At the moment, The Scruffie is selling for $24.99 and we make it for $9.88 which is a 60% margin. The goal is to get that cost down substantially in year two.
I’m personally handling all inventory out of my studio apartment in Dallas, Texas. I have a pack and ship station where my kitchen table was once located (I had to sell it to make room!). Several third-party logistics companies have reached out, but I want to have full control over inventory. I feel like it’ll be better for the customer and business overall long term if I know exactly what is going out. If a customer has a problem with a shipment, I can take care of it on my end very quickly.
Spreading awareness is the number one priority at the moment. It sounds simple but awareness generates dollars! Constantly improving The Scruffie is also a top priority. We’ve gotten great feedback but some things need still an improvement. Once we get that down, we’ll be able to expand into other products and services.
Through starting the business, have you learned anything particularly helpful or advantageous?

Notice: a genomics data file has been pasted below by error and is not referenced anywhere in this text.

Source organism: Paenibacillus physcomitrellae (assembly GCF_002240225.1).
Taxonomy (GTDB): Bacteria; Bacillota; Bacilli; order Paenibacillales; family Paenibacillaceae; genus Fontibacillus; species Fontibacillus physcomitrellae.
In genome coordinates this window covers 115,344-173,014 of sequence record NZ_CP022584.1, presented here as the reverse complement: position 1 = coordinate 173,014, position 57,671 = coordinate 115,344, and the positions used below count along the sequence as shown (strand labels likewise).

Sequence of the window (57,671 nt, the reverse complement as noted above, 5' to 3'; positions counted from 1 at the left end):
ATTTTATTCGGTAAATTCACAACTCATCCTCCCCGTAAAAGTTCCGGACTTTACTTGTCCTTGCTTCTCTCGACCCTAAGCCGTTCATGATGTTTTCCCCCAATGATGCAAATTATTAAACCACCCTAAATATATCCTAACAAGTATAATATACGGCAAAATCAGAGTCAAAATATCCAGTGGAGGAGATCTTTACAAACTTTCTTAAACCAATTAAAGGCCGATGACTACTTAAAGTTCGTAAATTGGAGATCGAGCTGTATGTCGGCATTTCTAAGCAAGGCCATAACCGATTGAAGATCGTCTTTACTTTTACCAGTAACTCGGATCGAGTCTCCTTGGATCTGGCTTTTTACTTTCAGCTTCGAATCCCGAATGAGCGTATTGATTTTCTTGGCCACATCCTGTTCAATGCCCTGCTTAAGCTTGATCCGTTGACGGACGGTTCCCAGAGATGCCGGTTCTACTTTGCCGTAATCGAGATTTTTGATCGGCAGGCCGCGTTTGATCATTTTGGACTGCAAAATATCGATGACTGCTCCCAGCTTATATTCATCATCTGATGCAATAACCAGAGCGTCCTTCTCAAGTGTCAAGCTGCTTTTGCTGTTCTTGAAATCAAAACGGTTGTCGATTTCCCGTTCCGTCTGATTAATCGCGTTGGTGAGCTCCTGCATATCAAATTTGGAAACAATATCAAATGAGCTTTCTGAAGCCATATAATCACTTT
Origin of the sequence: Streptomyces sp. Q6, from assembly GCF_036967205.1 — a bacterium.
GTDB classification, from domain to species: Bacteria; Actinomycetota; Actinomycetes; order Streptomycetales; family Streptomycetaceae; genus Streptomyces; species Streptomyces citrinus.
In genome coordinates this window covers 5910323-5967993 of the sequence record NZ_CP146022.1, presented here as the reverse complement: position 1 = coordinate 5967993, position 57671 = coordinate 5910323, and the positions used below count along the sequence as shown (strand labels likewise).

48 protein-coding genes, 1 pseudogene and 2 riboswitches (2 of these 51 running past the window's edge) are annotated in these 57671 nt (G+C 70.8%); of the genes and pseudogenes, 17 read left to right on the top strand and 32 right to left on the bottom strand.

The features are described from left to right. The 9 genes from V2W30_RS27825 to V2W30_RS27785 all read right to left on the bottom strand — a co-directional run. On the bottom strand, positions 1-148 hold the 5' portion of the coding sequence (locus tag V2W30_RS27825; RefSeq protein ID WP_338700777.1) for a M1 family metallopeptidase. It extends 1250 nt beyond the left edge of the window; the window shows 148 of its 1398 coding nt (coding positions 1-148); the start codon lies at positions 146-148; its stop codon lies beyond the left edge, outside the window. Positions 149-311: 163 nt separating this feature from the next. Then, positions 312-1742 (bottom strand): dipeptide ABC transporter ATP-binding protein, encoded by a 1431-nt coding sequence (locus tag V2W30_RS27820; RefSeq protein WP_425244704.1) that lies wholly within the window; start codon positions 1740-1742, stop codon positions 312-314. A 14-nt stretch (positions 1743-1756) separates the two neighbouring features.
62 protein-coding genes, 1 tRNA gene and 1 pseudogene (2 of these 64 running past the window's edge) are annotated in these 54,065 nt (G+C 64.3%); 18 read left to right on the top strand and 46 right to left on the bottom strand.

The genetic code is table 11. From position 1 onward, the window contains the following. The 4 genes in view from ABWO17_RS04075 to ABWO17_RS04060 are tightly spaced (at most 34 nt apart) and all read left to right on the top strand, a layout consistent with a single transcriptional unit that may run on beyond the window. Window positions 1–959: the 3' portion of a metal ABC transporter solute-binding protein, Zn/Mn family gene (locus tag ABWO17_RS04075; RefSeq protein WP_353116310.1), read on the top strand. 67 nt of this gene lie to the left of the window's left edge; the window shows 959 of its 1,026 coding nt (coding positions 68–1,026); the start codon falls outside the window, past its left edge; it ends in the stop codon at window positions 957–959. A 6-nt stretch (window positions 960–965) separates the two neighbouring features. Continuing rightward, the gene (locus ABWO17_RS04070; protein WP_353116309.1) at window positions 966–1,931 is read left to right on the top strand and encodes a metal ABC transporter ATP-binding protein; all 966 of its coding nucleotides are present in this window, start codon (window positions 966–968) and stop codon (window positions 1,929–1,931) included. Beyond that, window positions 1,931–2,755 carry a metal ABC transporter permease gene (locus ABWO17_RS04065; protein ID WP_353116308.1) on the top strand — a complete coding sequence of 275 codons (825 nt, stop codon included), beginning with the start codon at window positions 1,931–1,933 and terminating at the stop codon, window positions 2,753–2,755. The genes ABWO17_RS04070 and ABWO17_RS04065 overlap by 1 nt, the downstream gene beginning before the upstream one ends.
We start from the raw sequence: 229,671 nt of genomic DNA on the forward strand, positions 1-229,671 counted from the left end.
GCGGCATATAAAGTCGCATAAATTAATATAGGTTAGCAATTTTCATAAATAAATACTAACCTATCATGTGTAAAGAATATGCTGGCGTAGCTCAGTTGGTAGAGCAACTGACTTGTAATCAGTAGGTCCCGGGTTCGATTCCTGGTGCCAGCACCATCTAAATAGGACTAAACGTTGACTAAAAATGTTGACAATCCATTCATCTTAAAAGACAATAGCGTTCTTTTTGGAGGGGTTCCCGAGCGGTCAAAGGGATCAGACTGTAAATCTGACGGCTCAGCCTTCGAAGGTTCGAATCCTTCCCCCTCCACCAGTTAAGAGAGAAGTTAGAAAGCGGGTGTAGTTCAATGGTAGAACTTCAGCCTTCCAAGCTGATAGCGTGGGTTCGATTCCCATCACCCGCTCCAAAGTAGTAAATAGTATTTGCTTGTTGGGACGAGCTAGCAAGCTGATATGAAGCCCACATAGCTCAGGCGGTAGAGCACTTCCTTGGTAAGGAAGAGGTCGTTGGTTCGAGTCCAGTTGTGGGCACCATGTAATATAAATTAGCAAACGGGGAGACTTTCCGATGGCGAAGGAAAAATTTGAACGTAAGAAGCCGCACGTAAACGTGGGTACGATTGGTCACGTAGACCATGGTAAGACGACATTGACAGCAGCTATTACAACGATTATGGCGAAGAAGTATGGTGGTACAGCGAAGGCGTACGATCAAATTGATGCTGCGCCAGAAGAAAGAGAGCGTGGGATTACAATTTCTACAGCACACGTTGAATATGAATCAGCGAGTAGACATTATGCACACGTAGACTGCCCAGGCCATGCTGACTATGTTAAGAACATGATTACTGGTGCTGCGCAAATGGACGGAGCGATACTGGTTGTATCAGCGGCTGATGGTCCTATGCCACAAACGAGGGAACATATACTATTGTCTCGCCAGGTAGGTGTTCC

I learned that business in the infancy phase is very challenging. It takes a while to gain traction and momentum, but nothing happens overnight and I always keep that in perspective. Some things will be out of my control but I’m always looking at how I can improve whatever situation I come across. I’ll continue to stay disciplined and work on making The Scruffie the best it can be.
I also learned that I need to fail quickly. I’ve tried a bunch of things that have not worked like direct messaging (DM) hundreds of random people on Instagram. It’s best to DM influencers and celebrities who have bigger platforms. I’ve stood out in a Target parking lot, but it was difficult to safely approach customers during this global pandemic. I’m also not shy about what I do; I always mention The Scruffie to anyone I speak with, which helps spread the word. Whether I’m at the gym, getting groceries, or going on dates, you’ll hear about my neck shaver.